Quantum Theory – A view from the inside Part IV
Last time, we have derived how an observer inside a quantum system can only reconstruct a crude approximation to the real quantum state of this system. Specifically, he will observe the system to evolve like the eigenvector belonging to the greatest eigenvalue of the objective state operator describing his subsystem. To get this result however, we had to assume that the subsystem the observer interacts with is isolated and the evolution therefore unitary.
In order to understand how a non-unitary evolution affect the state reconstruction, we have to understand how unitary and non-unitary transformations modify the eigenstructure of an hermitian operator. This structure is given by real eigenvalues and orthogonal eigensubspaces that span the whole space. Both unitary and non-unitary transformations have to preserve this general structure. An additional constraint comes from the time-continuity of the evolution that translates to a continuous evolution of the eigenvalues and eigensubspaces.
Consider a hermitian operator and its eigenvector with the eigenvalue . It then follows that has an eigenvector with the eigenvalue , where is a unitary operator. Or in other words, unitary evolution does not change the eigenvalues, but it rotates the eigensubspaces while preserving their orthogonality.
Now for non-unitary evolution the only possible way to generalize that behavior is to unlock the eigenvalues. This implies that eigensubspaces can fuse when distinct eigenvalues evolve into being equal. We also have the reverse process where they split up instead. But most of the time we expect to see a simple intersection of two eigenvalues with a fused eigensubspace only existing at a single point in time. This really summarizes all that can possibly happen. The Subspaces can also only be rotated because the hermitian constraint enforces orthogonality at all times. Non-unitary evolution is really not that complicated if presented like this!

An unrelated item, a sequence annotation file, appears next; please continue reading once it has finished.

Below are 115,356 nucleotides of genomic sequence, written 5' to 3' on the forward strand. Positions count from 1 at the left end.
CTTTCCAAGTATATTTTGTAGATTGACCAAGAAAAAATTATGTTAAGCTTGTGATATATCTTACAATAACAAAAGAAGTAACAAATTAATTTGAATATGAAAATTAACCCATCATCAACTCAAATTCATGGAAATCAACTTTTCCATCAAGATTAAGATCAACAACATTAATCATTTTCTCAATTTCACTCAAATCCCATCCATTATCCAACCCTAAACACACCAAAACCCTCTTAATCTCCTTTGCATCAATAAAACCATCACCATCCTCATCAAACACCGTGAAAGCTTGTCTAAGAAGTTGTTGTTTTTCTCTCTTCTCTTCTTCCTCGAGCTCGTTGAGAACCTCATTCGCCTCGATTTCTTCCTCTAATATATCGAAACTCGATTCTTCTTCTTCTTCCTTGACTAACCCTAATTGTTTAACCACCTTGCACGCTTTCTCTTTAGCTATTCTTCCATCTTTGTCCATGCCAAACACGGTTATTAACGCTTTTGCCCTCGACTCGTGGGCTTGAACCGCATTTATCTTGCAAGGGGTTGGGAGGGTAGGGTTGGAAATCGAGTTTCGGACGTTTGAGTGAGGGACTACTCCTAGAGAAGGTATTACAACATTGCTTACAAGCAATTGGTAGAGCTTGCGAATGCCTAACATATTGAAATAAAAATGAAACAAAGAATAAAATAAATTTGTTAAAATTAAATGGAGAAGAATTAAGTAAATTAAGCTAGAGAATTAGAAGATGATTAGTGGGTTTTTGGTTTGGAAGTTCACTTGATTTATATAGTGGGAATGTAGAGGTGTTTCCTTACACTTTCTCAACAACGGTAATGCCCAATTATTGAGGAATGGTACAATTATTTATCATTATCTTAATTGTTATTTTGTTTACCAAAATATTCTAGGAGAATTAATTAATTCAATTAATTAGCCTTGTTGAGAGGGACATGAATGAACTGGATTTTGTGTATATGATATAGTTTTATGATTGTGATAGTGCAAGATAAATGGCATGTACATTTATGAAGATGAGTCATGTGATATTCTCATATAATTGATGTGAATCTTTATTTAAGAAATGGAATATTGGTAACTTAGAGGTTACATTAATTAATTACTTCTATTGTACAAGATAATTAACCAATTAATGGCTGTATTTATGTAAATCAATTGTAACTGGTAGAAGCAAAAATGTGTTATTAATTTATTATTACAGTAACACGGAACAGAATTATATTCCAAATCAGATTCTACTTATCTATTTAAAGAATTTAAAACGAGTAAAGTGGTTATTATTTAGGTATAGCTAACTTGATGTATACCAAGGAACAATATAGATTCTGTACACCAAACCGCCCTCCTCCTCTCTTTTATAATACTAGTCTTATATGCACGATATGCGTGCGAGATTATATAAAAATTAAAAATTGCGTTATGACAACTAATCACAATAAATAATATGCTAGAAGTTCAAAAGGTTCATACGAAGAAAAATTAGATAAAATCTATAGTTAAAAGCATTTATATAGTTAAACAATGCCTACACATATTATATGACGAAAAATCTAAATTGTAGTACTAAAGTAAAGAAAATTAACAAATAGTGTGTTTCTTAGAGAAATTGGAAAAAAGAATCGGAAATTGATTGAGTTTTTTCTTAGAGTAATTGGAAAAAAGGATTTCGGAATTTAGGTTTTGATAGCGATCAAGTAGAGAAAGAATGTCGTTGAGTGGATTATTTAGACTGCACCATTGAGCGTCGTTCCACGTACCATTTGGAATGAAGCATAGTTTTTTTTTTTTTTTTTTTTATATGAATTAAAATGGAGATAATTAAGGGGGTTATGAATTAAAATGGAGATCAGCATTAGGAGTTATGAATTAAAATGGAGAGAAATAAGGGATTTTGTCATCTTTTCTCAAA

The implications for the state reconstruction performed by our virtual observer are relatively simple. As long as the non-unitary evolution does not lead to an eigenvalue intersection, the order of the eigenvalue-sorted subspaces will stay the same. We have seen in the last post that the observer can not determine the actual eigenvalues anyway, so nothing changes for him. He cannot distinguish such a non-unitary evolution from a unitary one. If we do allow for eigenvalue intersections, then it depends on which eigenvalues are affected. If the intersection does not involve the greatest eigenvalue then the observer will still not be able to detect it, because the corresponding subspaces are not reconstructable.
The only case, when the intersection has any influence on the observed evolution, is when the greatest eigenvalue intersects with another eigenvalue. Then the eigensubspace associated with the greatest eigenvalue switches instantly. The virtual observer would perceive this event as a discontinuous evolution of the system state.
Have you realized what we have just derived? We have seen, that an observer, who is part of a quantum system, perceives the evolution of this system that includes himself and his nearby environment as the unitary evolution of a pure state. But when the system interacts with some part of the universe that is not included in his description, the pure quantum state can suddenly jump to a completely different pure state. And that can happen in a way that is entirely not unitary.
This description is very close to the postulates of the Copenhagen interpretation. The only missing aspect is a statement about the probability and results of the discontinuous state evolution. We will deal with that in the next post!